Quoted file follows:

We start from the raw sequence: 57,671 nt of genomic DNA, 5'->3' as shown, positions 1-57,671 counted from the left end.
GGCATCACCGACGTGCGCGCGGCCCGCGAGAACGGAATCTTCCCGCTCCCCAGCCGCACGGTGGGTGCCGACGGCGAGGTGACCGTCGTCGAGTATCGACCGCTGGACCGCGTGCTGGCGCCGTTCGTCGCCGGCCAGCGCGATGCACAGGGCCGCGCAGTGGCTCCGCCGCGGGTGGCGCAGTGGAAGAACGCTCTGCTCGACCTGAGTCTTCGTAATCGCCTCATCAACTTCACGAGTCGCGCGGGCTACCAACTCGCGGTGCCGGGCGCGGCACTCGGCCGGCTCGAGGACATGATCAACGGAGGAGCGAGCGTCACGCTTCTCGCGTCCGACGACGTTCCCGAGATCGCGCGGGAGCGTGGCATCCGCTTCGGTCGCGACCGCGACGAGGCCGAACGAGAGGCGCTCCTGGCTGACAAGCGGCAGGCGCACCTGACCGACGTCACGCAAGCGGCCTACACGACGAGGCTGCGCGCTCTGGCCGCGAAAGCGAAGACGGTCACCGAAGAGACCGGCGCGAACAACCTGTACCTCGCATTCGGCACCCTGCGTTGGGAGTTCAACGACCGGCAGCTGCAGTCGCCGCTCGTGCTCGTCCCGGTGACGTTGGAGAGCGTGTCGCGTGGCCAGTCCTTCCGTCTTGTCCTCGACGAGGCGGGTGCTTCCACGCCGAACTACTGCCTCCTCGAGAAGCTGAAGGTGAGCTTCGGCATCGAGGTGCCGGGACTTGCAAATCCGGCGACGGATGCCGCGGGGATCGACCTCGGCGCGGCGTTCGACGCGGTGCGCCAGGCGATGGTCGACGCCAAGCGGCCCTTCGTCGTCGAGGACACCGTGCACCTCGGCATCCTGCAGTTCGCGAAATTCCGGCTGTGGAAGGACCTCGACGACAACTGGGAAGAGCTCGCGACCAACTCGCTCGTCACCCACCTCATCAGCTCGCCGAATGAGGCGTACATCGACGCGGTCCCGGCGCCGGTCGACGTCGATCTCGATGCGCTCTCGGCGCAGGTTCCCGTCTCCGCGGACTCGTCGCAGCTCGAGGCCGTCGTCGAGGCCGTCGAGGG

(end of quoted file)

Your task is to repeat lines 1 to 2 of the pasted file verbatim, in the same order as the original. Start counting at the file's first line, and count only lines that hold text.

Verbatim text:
We start from the raw sequence: 57,671 nt of genomic DNA, 5'->3' as shown, positions 1-57,671 counted from the left end.
GGCATCACCGACGTGCGCGCGGCCCGCGAGAACGGAATCTTCCCGCTCCCCAGCCGCACGGTGGGTGCCGACGGCGAGGTGACCGTCGTCGAGTATCGACCGCTGGACCGCGTGCTGGCGCCGTTCGTCGCCGGCCAGCGCGATGCACAGGGCCGCGCAGTGGCTCCGCCGCGGGTGGCGCAGTGGAAGAACGCTCTGCTCGACCTGAGTCTTCGTAATCGCCTCATCAACTTCACGAGTCGCGCGGGCTACCAACTCGCGGTGCCGGGCGCGGCACTCGGCCGGCTCGAGGACATGATCAACGGAGGAGCGAGCGTCACGCTTCTCGCGTCCGACGACGTTCCCGAGATCGCGCGGGAGCGTGGCATCCGCTTCGGTCGCGACCGCGACGAGGCCGAACGAGAGGCGCTCCTGGCTGACAAGCGGCAGGCGCACCTGACCGACGTCACGCAAGCGGCCTACACGACGAGGCTGCGCGCTCTGGCCGCGAAAGCGAAGACGGTCACCGAAGAGACCGGCGCGAACAACCTGTACCTCGCATTCGGCACCCTGCGTTGGGAGTTCAACGACCGGCAGCTGCAGTCGCCGCTCGTGCTCGTCCCGGTGACGTTGGAGAGCGTGTCGCGTGGCCAGTCCTTCCGTCTTGTCCTCGACGAGGCGGGTGCTTCCACGCCGAACTACTGCCTCCTCGAGAAGCTGAAGGTGAGCTTCGGCATCGAGGTGCCGGGACTTGCAAATCCGGCGACGGATGCCGCGGGGATCGACCTCGGCGCGGCGTTCGACGCGGTGCGCCAGGCGATGGTCGACGCCAAGCGGCCCTTCGTCGTCGAGGACACCGTGCACCTCGGCATCCTGCAGTTCGCGAAATTCCGGCTGTGGAAGGACCTCGACGACAACTGGGAAGAGCTCGCGACCAACTCGCTCGTCACCCACCTCATCAGCTCGCCGAATGAGGCGTACATCGACGCGGTCCCGGCGCCGGTCGACGTCGATCTCGATGCGCTCTCGGCGCAGGTTCCCGTCTCCGCGGACTCGTCGCAGCTCGAGGCCGTCGTCGAGGCCGTCGAGGG